Individual tomato plants, Solanum lycopersicum cv. Moneymaker, were grown from commercial seed (Thompson and Morgan Seeds, UK) in 10 L pots containing Levington’s M3 growth medium (Levington Horticulture Ltd., Ipswich, UK) to anthesis (approx. 60 days). Plants were grown in a heated glasshouse (25 ± 5 °C) with an 18/6 h day/night cycle (minimum illumination 500 μmol m− 2 s− 1 at the plant canopy from 600 W metal-halide lamps) and 50 ± 10% humidity. Tomorite fertilizer (Levington Horticulture Ltd., Ipswich, UK) was applied from anthesis, at every other watering according to the manufacture’s instructions. Criteria for development and ripening stages was dpa, where the initial class was measured at 4 dpa and subsequent classes were separated by 4 days of growth for both the development and ripening series respectively. Tomato fruit parameters used in the selection process were recorded for development and ripening sets corresponding to those shown in Fig. 1 and are found in Additional file 6: Table S4 and Additional file 7: Table S5.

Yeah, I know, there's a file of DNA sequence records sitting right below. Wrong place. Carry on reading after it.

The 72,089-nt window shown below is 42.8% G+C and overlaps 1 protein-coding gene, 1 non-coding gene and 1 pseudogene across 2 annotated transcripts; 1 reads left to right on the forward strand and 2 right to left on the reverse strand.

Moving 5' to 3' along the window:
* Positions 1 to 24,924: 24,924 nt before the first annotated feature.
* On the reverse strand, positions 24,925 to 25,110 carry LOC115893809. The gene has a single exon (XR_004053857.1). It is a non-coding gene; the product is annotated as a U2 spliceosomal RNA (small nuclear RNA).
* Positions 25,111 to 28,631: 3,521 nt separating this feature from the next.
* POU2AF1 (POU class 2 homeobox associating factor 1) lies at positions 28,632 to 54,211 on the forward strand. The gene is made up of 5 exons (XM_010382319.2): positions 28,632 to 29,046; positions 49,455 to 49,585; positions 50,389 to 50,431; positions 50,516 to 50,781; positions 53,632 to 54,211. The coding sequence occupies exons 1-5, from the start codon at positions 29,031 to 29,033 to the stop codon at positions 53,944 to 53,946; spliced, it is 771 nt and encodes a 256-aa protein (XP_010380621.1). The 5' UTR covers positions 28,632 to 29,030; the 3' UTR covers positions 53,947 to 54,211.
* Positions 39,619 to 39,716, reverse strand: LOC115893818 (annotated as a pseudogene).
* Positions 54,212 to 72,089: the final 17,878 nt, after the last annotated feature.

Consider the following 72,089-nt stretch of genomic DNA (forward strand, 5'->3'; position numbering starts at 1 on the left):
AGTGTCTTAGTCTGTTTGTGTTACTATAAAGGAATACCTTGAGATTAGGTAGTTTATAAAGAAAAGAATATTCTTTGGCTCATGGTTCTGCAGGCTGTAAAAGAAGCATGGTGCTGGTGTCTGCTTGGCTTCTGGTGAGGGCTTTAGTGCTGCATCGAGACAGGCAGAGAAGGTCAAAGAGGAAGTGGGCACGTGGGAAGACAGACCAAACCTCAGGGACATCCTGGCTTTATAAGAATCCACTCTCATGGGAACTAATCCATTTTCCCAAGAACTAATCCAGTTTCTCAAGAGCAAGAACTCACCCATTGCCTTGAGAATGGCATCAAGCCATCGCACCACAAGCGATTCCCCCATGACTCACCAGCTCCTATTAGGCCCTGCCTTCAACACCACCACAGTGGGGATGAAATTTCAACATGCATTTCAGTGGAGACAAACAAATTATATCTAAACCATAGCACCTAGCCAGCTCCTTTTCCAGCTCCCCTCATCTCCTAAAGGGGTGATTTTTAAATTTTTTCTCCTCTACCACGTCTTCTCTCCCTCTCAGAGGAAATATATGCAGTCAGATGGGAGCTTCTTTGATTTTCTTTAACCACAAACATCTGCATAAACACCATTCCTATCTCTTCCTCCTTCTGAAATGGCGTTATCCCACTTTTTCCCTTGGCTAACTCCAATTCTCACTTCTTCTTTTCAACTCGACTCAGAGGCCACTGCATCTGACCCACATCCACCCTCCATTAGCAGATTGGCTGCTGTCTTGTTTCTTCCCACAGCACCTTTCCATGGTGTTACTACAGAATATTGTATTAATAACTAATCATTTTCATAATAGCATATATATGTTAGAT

Tomato fruit were picked from plants, washed with deionized water, dried and immediately measured using ATR-FTIR spectroscopy. Vibrational spectra were acquired from intact tomato fruit at 9 developmental stages (DS01-DS09) and 6 ripening stages (RS01-RS06). Whole tomato fruit were placed on the sample stage for analysis, with no more than 0.1 kg of applied pressure to ensure adequate sample contact. Five points from each fruit were measured around the circumference; two spectra were taken at each contact point for a total of 10 measurements per fruit. Ten fruits were analysed, for a total of 100 spectra for each developmental and ripening stage making a total of 900 spectra for the development dataset (9 classes) and 600 spectra for the ripening dataset (6 classes). Spectra were acquired using a compact portable Bruker Alpha-P infrared spectrometer with platinum ATR attachment (Bruker Optics, Coventry, UK), over the range 4000–400 cm− 1 with a spectral resolution of 8 cm− 1, 32 co-additions and a mirror velocity of 7 kHz. Background spectra were taken prior to sample measurement to account for ambient atmospheric conditions. The diamond ATR crystal defined a spatial resolution (sampling area) of 1 mm2 and was cleaned between measurements with isopropyl-alcohol ATR cleaning wipes (Bruker Optics, Coventry, UK).